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Sharks are one of the top predators in the oceans, regulating the entire marine food chain. With over 465 known species of sharks living in the ocean, they range in size (from 7 inches to 50 feet) and habitat.

However, overfishing, illegal fishing for their fins, and ocean habitat loss are negatively impacting the vast majority of sharks and rays. In total, an estimated 25% of all sharks and rays are threatened with extinction -  including the great white, the hammerhead, the oceanic white tip and the whale shark. Millions are killed annually for their fins, used to make expensive Asian shark fin soup. Sharks are particularly vulnerable because of they grow slowly, mature late, and produce few young.

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Partners

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Shark Advocates International:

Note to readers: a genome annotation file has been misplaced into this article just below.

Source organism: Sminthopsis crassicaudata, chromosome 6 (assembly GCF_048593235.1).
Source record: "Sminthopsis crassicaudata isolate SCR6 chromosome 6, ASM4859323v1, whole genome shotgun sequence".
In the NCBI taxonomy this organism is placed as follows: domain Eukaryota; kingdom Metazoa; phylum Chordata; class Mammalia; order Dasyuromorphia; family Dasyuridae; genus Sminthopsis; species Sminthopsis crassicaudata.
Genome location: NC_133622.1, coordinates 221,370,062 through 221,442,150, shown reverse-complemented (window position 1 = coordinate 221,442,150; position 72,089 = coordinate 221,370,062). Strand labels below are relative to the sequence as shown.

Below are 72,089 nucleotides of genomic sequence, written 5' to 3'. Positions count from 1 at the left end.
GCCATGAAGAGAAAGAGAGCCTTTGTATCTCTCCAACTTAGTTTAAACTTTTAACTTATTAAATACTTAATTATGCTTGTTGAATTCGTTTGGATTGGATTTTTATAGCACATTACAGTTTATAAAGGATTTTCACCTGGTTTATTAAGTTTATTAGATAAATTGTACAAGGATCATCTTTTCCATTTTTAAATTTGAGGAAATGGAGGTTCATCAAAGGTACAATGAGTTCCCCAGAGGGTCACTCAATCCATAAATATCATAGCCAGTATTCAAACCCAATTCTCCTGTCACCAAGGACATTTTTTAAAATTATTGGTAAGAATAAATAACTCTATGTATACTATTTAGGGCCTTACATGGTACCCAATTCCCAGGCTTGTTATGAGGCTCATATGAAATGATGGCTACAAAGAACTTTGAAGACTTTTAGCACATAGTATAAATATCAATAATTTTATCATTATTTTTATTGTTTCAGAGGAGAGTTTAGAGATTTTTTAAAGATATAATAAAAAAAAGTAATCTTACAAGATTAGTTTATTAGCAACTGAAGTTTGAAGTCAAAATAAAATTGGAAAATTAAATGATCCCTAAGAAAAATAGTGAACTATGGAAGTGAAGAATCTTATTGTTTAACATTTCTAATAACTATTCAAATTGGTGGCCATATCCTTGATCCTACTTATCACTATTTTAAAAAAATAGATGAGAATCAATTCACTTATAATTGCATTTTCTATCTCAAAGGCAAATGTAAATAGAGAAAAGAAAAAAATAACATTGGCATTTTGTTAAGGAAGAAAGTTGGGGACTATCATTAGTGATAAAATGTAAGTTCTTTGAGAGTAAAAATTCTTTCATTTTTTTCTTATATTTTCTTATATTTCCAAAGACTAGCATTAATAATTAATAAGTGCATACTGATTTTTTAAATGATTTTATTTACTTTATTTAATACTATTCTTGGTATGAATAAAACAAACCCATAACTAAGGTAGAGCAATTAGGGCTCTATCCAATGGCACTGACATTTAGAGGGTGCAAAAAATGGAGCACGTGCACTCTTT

Shark Advocates International is a project of The Ocean Foundation dedicated to science-based conservation of sharks and rays. SAI works collaboratively to publicize the species’ plight and secure sound limits on fishing and trade.  President Sonja Fordham, an award-winning advocate, has been at the forefront of most major U.S. and international shark and ray policy achievements.  She is an active member of the IUCN Shark Specialist Group and many relevant advisory panels.

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Wildlife Conservation Society:

The Wildlife Conservation Society saves wildlife and wild places worldwide. Sharks are one of WCS’s flagship species. In addition to influencing policy that regulates the shark trade, WCS's field conservation efforts encompass tope and tiger sharks in Argentina; hammerhead sharks in Bangladesh; silky, oceanic whitetip, whale, and blue sharks in Gabon; and many others in Myanmar, Malaysia, Tanzania, Indonesia, and beyond. WCS is working towards improved fishing gear design, data collection and ecological monitoring, marine protected area creation and enforcement, shark trade monitoring, and arrests and prosecutions of illegal traders.